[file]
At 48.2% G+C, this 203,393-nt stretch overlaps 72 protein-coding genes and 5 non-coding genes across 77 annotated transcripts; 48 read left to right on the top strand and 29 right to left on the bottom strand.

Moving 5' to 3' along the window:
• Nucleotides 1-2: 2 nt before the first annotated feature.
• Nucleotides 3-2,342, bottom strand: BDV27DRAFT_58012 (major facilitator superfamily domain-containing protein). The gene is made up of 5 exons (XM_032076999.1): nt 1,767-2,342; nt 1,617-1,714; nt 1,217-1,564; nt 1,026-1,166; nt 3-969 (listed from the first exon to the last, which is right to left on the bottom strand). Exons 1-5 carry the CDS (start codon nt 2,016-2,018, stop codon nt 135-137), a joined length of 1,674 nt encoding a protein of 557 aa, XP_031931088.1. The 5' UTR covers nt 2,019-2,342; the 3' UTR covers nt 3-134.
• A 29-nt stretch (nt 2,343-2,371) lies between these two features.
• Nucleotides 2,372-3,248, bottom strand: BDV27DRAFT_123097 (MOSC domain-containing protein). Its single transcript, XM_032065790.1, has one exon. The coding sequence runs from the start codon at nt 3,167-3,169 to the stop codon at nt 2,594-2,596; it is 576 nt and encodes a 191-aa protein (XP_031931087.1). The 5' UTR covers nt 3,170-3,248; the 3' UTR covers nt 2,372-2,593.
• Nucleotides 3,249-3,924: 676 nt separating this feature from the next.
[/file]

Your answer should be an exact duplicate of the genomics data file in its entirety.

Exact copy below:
At 48.2% G+C, this 203,393-nt stretch overlaps 72 protein-coding genes and 5 non-coding genes across 77 annotated transcripts; 48 read left to right on the top strand and 29 right to left on the bottom strand.

Moving 5' to 3' along the window:
• Nucleotides 1-2: 2 nt before the first annotated feature.
• Nucleotides 3-2,342, bottom strand: BDV27DRAFT_58012 (major facilitator superfamily domain-containing protein). The gene is made up of 5 exons (XM_032076999.1): nt 1,767-2,342; nt 1,617-1,714; nt 1,217-1,564; nt 1,026-1,166; nt 3-969 (listed from the first exon to the last, which is right to left on the bottom strand). Exons 1-5 carry the CDS (start codon nt 2,016-2,018, stop codon nt 135-137), a joined length of 1,674 nt encoding a protein of 557 aa, XP_031931088.1. The 5' UTR covers nt 2,019-2,342; the 3' UTR covers nt 3-134.
• A 29-nt stretch (nt 2,343-2,371) lies between these two features.
• Nucleotides 2,372-3,248, bottom strand: BDV27DRAFT_123097 (MOSC domain-containing protein). Its single transcript, XM_032065790.1, has one exon. The coding sequence runs from the start codon at nt 3,167-3,169 to the stop codon at nt 2,594-2,596; it is 576 nt and encodes a 191-aa protein (XP_031931087.1). The 5' UTR covers nt 3,170-3,248; the 3' UTR covers nt 2,372-2,593.
• Nucleotides 3,249-3,924: 676 nt separating this feature from the next.